Tough sentence needed for pregnancy cases
Jared Merril Ahlstrom was in court in Mesa County this week, facing a single felony count of unlawful termination of a pregnancy.
That certainly is an appropriate charge for what Ahlstrom is accused of doing — slipping drugs to his ex-girlfriend without her knowledge to cause her to abort the baby she was carrying — a baby for which he was the father.
But that charge in itself seems inadequate. After all, not only did Ahlstrom allegedly end the woman’s pregnancy against her wishes, he assaulted her on two different occasions by giving her chemicals that endangered her and the baby she was carrying.
The chemical he purchased in Mexico and put in the woman’s food in September 2008 caused the woman pain and made her bleed while the two were hiking, according to police records. However, the baby she was carrying survived and remained healthy.
Ahlstrom allegedly used the chemical again prior to a hike the two took on Grand Mesa a year ago. This time he was successful.
So, based on the police report, Ahlstrom not only killed the baby, against the wishes of its mother, but he tricked her into consuming dangerous chemicals on two separate occasions.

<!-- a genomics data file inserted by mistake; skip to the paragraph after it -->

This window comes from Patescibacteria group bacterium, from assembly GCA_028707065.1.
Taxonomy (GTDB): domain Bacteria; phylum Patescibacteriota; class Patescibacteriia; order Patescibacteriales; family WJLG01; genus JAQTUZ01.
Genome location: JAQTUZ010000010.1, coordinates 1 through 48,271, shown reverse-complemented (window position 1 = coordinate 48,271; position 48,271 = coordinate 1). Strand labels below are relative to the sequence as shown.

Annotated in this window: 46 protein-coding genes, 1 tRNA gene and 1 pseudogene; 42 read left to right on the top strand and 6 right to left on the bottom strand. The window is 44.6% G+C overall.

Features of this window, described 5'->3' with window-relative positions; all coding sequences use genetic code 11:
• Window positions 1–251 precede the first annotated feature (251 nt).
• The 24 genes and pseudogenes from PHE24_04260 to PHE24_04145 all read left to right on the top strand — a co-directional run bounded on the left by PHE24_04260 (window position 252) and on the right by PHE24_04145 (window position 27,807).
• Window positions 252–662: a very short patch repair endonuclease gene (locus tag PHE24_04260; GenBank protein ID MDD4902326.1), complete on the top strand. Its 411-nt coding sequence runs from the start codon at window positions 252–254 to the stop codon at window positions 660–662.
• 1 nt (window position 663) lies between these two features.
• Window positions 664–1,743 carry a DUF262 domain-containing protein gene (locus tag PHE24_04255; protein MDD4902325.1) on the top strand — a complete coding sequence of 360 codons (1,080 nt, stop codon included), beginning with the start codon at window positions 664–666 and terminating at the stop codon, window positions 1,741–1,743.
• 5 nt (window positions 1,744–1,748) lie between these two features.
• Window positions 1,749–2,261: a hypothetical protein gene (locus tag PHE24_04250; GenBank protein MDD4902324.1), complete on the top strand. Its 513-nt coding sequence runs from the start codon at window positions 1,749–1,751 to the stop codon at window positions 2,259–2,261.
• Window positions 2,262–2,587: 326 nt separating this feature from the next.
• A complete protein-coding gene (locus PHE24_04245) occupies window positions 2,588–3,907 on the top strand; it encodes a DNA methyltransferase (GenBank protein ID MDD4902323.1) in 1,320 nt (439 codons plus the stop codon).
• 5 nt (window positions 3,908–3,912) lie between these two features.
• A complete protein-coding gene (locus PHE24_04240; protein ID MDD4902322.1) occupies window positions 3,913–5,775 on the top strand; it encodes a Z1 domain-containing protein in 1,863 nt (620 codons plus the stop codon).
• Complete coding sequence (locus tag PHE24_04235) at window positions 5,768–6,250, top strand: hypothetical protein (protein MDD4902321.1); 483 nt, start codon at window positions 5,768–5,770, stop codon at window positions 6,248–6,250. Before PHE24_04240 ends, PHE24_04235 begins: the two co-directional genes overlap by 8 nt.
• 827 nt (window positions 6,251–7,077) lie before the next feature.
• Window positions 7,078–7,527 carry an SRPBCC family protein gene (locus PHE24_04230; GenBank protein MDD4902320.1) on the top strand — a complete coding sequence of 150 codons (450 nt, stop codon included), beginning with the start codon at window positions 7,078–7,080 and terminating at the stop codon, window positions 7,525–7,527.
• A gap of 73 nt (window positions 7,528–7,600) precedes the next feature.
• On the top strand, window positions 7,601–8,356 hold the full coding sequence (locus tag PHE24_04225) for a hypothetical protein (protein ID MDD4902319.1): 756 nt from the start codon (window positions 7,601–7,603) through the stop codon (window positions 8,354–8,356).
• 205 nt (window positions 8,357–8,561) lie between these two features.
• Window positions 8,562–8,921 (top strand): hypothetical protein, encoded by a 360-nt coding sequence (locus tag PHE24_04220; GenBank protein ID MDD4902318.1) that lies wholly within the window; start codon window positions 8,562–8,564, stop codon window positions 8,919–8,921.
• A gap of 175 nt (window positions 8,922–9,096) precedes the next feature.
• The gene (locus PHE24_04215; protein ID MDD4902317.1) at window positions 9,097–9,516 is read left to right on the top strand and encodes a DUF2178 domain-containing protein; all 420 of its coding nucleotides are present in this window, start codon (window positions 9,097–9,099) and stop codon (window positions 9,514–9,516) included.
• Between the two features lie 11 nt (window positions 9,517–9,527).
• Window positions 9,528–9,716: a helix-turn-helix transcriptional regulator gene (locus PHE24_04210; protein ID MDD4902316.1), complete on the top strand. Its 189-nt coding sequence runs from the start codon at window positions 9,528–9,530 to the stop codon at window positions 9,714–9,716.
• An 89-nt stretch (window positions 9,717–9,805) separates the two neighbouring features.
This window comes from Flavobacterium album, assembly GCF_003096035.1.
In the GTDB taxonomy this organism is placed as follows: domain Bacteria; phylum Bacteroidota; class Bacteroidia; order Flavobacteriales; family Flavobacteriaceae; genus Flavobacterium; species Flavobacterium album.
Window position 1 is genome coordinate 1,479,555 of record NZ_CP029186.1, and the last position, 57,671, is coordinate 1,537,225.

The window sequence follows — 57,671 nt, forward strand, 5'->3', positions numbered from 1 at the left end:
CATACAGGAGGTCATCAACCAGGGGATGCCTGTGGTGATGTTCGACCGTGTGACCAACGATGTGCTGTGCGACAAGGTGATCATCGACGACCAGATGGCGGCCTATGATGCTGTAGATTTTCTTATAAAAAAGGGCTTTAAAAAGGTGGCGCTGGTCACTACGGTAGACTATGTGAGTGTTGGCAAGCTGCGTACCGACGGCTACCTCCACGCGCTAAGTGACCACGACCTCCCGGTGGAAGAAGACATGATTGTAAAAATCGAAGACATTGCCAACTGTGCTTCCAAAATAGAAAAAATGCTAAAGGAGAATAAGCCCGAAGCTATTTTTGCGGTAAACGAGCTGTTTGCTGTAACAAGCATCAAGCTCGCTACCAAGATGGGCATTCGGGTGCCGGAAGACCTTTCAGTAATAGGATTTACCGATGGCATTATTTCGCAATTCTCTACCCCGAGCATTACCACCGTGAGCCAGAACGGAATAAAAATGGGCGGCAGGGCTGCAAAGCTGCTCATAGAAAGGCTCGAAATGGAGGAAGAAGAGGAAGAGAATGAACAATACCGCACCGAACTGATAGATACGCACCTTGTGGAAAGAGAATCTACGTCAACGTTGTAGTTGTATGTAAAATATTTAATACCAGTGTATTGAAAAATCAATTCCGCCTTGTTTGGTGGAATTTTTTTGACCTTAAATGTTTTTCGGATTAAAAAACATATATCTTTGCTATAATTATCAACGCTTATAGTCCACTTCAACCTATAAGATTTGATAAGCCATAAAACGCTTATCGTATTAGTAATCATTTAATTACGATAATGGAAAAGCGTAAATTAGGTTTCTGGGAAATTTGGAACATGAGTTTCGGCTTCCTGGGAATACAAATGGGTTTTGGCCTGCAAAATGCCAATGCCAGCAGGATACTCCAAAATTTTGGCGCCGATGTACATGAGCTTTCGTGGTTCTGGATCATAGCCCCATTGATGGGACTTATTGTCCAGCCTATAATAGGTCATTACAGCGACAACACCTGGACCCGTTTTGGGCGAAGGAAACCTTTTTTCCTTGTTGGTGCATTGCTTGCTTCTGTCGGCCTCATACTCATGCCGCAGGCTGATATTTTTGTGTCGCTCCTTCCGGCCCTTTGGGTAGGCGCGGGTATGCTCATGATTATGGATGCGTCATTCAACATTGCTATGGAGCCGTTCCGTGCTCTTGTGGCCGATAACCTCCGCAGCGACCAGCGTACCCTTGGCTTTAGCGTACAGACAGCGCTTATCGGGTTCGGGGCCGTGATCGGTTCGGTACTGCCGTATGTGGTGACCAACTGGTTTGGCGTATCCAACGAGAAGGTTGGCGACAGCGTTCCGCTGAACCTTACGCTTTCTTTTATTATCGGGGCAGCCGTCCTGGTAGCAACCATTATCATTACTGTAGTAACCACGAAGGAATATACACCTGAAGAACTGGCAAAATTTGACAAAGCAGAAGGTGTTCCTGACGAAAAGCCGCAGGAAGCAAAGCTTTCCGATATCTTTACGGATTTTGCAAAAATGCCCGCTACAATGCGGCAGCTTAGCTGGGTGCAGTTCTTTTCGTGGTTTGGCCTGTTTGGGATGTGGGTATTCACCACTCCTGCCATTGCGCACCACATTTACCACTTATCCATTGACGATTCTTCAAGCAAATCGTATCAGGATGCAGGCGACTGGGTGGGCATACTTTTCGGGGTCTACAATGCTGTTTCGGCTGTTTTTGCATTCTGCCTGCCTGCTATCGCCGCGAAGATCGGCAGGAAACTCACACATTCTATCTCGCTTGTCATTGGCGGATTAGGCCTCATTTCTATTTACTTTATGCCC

Colorado law makes it clear that ending the life of a baby still in the mother’s uterus cannot be considered murder. That was amply demonstrated when District Attorney Pete Hautzinger filed murder charges against a man who crashed his car into a vehicle driven by a pregnant Mesa County woman, injuring her and causing the death of her nearly full-term baby.
Even so, taking a baby from a mother’s womb against her wishes is a terrible crime that is likely to cause deep emotional scars for the woman, on top of her physical pain and suffering.
Ahlstrom deserves as severe a sentence as possible for what is alleged to be intentionally harmful conduct. And we still believe there needs to be a law in this state that allows for more serious charges, short of murder, when someone willfully takes a fetus from a mother against her wishes.